A Phase IB Study of REGN910 and Aflibercept plus Paclitaxel in Women with Recurrent Ovarian Cancer

Protocol
13-156
Full Title
A Phase 1b Study of Combined Angiogenesis Inhibition by Administering REGN910 and Aflibercept in Patients with Advanced Solid Malignancies
Phase
I/II
Purpose

One way to treat cancer is to inhibit the development of the blood vessels that cancers need to grow and spread (a process called angiogenesis). Aflibercept and REGN910 are both “anti-angiogenesis” drugs. Aflibercept works by targeting a protein involved in angiogenesis called VEGF. REGN910 targets another angiogenesis protein, called Ang2.

Aflibercept is already approved for treating advanced colorectal cancer and, as an injection, for an eye disease; its use in ovarian cancer is considered investigational. REGN910 is also investigational. In this study, researchers want to find the highest doses of aflibercept and REGN910 that can be given safely in combination with paclitaxel in women with ovarian cancer that has come back within six months of treatment with carboplatin or cisplatin.

Eligibility

To be eligible for this study, patients must meet several criteria, including but not limited to the following:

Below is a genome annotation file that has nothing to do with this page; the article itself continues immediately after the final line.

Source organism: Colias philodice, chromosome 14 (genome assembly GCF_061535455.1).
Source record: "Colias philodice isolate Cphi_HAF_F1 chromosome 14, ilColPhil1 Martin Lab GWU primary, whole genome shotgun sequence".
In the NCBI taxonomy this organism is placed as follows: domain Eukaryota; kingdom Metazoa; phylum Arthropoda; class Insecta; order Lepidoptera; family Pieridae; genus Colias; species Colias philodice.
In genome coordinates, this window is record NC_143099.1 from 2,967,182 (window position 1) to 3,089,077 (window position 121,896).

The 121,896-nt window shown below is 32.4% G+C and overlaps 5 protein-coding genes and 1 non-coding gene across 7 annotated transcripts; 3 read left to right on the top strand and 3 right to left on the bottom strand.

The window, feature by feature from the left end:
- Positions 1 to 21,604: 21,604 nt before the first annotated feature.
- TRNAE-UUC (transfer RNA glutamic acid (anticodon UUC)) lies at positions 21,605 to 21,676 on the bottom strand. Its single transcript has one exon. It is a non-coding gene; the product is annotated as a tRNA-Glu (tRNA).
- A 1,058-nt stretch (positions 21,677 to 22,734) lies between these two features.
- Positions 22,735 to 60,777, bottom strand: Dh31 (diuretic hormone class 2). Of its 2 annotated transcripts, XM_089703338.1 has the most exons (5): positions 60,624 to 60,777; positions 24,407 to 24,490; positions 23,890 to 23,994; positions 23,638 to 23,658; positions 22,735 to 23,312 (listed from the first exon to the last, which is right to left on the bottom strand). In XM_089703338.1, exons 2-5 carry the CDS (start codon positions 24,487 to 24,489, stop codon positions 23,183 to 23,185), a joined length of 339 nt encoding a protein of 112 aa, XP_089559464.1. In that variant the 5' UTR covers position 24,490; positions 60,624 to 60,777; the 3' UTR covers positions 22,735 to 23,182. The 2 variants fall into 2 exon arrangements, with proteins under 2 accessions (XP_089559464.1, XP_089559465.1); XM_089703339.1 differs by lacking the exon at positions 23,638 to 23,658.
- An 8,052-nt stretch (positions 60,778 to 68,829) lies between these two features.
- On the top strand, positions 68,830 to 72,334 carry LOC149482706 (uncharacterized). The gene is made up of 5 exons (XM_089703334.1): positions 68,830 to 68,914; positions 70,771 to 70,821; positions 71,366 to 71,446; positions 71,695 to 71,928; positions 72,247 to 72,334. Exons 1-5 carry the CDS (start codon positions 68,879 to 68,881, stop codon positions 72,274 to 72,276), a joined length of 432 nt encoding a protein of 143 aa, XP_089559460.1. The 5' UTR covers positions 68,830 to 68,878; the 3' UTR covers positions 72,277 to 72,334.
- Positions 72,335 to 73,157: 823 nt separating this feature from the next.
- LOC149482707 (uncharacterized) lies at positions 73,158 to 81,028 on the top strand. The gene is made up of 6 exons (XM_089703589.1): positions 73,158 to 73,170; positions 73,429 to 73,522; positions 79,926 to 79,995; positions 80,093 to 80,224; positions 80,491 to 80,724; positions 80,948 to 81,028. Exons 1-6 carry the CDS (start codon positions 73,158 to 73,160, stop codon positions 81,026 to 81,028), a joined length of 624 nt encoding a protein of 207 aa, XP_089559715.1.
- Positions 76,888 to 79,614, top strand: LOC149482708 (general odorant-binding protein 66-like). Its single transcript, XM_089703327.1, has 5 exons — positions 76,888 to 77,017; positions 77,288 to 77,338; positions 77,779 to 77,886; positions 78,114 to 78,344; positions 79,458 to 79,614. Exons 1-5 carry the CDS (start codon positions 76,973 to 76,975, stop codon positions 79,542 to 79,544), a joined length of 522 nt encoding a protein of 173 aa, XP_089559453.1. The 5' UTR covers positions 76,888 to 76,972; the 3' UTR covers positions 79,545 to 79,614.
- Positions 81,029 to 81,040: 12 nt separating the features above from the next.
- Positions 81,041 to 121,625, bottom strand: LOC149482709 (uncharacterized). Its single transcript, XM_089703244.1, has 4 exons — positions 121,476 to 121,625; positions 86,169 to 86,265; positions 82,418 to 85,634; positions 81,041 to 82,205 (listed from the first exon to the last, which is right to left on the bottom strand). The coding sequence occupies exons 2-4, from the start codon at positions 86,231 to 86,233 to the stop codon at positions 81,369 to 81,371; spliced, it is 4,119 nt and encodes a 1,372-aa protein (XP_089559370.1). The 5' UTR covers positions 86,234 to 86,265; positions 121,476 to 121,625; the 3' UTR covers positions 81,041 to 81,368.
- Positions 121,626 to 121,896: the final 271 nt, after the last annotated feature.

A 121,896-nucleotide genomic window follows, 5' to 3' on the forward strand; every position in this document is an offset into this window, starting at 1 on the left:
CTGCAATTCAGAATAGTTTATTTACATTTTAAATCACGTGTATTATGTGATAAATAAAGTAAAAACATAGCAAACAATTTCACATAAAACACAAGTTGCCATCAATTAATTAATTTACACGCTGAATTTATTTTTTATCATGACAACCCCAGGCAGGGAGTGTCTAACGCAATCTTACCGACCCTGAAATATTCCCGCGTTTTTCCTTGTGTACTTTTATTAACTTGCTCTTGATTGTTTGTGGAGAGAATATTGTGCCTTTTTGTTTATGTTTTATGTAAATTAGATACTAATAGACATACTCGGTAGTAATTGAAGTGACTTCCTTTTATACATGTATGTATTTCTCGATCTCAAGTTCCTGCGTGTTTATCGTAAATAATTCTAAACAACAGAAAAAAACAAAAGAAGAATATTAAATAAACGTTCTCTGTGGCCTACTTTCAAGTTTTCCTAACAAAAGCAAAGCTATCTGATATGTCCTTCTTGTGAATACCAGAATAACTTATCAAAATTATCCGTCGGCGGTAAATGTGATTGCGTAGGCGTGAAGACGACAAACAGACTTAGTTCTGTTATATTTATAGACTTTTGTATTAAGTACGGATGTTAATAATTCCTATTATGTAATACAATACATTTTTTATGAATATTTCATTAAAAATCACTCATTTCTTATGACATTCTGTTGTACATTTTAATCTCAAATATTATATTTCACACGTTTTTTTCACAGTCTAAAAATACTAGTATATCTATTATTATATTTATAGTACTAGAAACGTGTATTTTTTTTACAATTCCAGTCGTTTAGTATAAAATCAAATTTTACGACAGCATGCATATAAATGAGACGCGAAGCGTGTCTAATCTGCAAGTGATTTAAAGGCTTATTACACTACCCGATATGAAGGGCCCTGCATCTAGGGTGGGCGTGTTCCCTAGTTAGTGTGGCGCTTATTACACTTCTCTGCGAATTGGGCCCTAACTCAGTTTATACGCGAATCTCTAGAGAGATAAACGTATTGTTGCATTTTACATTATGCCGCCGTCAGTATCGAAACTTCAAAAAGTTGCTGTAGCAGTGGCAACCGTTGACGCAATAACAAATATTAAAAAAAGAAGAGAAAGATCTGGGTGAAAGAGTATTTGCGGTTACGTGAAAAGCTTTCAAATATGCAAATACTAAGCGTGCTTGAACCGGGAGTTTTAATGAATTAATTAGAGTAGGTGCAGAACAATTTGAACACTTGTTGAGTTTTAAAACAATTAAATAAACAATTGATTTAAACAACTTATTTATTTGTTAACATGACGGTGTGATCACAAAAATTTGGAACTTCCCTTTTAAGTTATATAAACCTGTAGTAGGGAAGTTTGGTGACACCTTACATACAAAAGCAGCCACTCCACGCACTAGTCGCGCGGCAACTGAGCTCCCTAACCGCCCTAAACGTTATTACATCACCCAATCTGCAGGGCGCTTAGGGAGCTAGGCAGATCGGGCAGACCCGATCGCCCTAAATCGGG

• Patients must have locally advanced or metastatic ovarian cancer that has returned within six months of the last dose of carboplatin or cisplatin therapy.
  • Patients may have had up to 3 prior regimens of platinum-based therapy but no more than 7 total systemic therapy regimens.
  • At least 3 weeks must have passed since completion of prior therapy and entry into the study.
  • Patients must be physically well enough that they are fully ambulatory, capable of all self care, and are capable of all but physically strenuous activities. As an example, patients must be well enough that they would be able to carry out office work or light housework.
  • This study is open to patients age 18 and older.

For more information and to inquire about eligibility for this study, please contact Dr. Jason Konner at 646-888-4219.

Disease(s)
Ovarian Cancer
Locations
Related Diseases